By Sana Wells
The biggest secret in my life is that I do whatever I want. It’s far more apparent the older I get, but in retrospect, I’ve been doing whatever I want as far back as I can remember.
When I say that, I mean it. If I don’t like a job, if I don’t like a situation, if I don’t like a person, place, or thing, I leave. Ok, it’s not that easy, I don’t just leave; first, I must speak my mind. Right a wrong upon my departure. You know, going out with a bang attitude. I have actually been called a natural disaster several times in my life; leaving a wake where it’s clear I was there.
Granted, as I’ve gotten older, I have found a way to count to 10 (truthfully more like 5 or 6, and on a good day 7, before I speak or act.) Unfortunately, when I was younger, there was no pause, no filter, no counting. You can imagine that got me in much trouble, or at least caused a burning red face of either humiliation or embarrassment. I like to think I’ve gained wisdom the older I’ve gotten, but I still have my moments of cussing myself out in my mind because I didn’t think about what I should say, but rather, blurted out my version of truth.
That’s the core of it … truth. My truth, but truth nonetheless, is at the core of my behavior. It’s my seemingly altruistic view on life or a situation that gets me in trouble; where I encounter most of my obstacles with other people. Me, mindlessly, blurting out a truth in some sort of righteous manner. Better yet, me seeing some sort of unjust situation and feeling it’s my responsibility to right a wrong. That’s how I got a hater fan club, the people who really do not enjoy my company.
Most people sincerely do not want to hear the truth, or my truth anyway. Yes, it’s true! Truth makes people feel uncomfortable. I have found that most people prefer to simply bask in denial. I think it’s nice to visit denial periodically, but not to live there.
I find all of this to be a guilty pleasure. I know so many people who are miserable because they’re afraid to speak up, have unrealistic obligations, have an endless excuse book for why they live the way they live. They are unhappy because they cannot live in their truth.
Most people can’t imagine doing whatever they want. Most people worry about what the neighbor thinks, what their boss thinks, even what the mailman or salesperson thinks. They feel they can’t show their anger or won’t cry in front of strangers. Lots of us bottle up our feelings and find some sort of self-destructive way to let those emotions out. I do not. I let my feelings and thoughts be known, most of the time immediately.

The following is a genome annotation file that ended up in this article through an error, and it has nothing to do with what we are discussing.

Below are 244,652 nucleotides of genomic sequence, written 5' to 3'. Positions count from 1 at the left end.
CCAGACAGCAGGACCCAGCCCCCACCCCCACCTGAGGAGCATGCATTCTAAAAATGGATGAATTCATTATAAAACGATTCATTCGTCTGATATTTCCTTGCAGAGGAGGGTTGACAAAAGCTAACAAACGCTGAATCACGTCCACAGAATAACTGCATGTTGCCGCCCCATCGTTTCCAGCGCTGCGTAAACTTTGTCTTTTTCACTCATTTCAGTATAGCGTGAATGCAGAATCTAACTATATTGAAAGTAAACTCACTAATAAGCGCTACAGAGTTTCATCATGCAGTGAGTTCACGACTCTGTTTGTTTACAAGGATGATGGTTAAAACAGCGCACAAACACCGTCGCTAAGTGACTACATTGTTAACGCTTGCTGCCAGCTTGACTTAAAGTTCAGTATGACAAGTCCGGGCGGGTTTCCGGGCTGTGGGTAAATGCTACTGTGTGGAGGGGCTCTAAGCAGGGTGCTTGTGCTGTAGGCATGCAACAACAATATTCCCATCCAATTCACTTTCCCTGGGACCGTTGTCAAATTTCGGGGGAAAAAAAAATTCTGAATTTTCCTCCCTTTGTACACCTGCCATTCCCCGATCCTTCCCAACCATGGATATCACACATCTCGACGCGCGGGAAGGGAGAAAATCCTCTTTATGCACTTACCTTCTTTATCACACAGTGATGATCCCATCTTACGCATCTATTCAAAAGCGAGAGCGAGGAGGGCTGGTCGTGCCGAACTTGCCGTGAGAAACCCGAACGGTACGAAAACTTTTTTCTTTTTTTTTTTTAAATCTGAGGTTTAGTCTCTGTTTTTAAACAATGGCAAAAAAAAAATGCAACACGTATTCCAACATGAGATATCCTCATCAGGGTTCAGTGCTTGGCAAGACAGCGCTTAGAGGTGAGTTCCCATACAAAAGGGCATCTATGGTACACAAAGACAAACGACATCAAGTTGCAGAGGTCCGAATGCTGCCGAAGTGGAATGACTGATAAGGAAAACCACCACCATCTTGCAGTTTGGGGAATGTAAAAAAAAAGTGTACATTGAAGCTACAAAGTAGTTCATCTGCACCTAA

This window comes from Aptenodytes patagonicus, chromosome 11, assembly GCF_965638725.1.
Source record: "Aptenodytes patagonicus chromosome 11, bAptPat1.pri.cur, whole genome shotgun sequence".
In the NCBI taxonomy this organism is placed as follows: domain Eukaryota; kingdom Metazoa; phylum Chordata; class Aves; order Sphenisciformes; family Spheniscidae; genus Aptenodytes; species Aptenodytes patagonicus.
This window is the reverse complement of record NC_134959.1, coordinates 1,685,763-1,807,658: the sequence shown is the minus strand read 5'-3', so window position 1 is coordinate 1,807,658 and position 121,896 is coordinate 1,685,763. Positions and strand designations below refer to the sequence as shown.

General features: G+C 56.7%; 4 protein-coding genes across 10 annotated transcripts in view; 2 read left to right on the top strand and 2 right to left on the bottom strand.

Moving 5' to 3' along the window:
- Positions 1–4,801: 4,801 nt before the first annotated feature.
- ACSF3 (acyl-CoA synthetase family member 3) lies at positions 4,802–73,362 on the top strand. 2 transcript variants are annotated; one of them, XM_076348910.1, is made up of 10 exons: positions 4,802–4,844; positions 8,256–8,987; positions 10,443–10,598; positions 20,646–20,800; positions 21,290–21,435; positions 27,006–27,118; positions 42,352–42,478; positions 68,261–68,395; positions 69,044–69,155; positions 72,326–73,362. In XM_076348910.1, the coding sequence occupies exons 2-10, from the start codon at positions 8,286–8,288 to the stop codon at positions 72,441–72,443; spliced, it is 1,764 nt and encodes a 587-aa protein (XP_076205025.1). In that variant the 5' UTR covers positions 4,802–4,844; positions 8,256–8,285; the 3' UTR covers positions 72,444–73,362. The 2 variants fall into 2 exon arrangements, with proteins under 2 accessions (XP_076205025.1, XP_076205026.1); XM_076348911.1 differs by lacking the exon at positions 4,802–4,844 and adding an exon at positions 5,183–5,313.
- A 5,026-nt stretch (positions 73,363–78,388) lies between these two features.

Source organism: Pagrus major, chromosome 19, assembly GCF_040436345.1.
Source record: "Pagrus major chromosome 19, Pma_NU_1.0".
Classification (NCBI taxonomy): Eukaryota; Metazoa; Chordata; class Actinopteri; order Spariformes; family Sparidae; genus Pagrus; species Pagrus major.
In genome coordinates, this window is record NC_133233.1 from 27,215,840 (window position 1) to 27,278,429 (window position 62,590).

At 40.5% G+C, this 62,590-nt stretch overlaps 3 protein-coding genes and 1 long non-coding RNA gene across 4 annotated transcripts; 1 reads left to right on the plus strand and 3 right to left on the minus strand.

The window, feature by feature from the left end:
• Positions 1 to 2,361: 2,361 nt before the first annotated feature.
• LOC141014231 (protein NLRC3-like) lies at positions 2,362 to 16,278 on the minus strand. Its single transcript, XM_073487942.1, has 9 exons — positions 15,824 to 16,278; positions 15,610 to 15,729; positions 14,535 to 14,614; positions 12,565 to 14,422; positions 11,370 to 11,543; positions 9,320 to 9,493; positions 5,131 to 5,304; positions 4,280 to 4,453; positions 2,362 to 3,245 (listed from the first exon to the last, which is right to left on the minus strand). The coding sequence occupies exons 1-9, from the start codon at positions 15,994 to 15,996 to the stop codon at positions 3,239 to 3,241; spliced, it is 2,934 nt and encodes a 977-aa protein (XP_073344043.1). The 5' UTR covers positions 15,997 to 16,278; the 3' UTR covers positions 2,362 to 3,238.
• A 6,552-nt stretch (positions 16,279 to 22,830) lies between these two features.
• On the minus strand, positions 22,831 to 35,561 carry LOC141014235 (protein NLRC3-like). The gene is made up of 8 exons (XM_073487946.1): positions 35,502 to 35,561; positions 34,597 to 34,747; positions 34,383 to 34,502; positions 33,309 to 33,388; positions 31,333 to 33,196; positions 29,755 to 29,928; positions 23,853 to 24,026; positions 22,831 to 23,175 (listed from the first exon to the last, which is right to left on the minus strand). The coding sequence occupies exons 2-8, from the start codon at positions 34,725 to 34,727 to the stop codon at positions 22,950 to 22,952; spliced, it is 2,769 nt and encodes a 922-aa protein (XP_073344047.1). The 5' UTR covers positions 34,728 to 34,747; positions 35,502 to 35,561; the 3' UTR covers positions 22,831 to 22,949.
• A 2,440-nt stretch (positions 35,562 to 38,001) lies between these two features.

I was bawling the other morning because my dog dropped a dead, gorgeous, red headed woodpecker at my feet and when I explained to my husband why I was crying, he actually looked at me in awe and had this epiphany about how difficult it must be to be me, running the gambit of emotions before the day has barely begun.
I may speak on reflex, but I don’t just do whatever I want nilly-willy. There are a few key questions I ask myself when I realize I’m unhappy, have a major decision to make, or can’t figure out what I do want. Actual words or questions I ask myself. First, if I know I can’t fail, what would I do right now? Secondly, will I regret not doing this or that? Once I figure out the answer, I am able to proceed in life.
Not worrying about where the money is going to come from, or how on Earth I will be able to accomplish these new goals, I just simply move forward and do whatever I want. I do my best to not trip over the little stuff and surround myself with other truthful people.
Not to live with regrets or what others think about me is a guilty pleasure! I smirk, a lot, knowing someone has just raised one eyebrow at me because they’re not sure where I get the gall to say what I say, or wear what I wear or do what I do.
At this point in my life, I’ve been blessed to have recreated a family where “whatever I want” is our family motto. Yes, recreate; it’s not my first family. Like most of us, I have endured a divorce and family members dying, and then decided I was ready for something better, to get away from the loneliness of loss. We all have the chance to recreate our family, constantly.
The question is, have we learned any of those lessons life has thrown at us? Or do we simply continue to recreate the same situation— over and over again? Because, the truth is, life keeps repeating the same lessons over and over until we get it. Everyone has a choice to learn the lesson and live without guilt about any pleasure. I choose to be happy and let life itself be my guilty pleasure. Speaking my truth and a good tiramisu are all I need most days.
Sana Wells went to college as a dance major, and became an Internationally Certified Yoga Instructor, water aerobics instructor, aquatic therapist, and massage therapist. Now she has been teaching and practicing all for almost 30 years. Sana’s a native Californian, but Colorado has been her home for the past 20 years. She’s here to stay.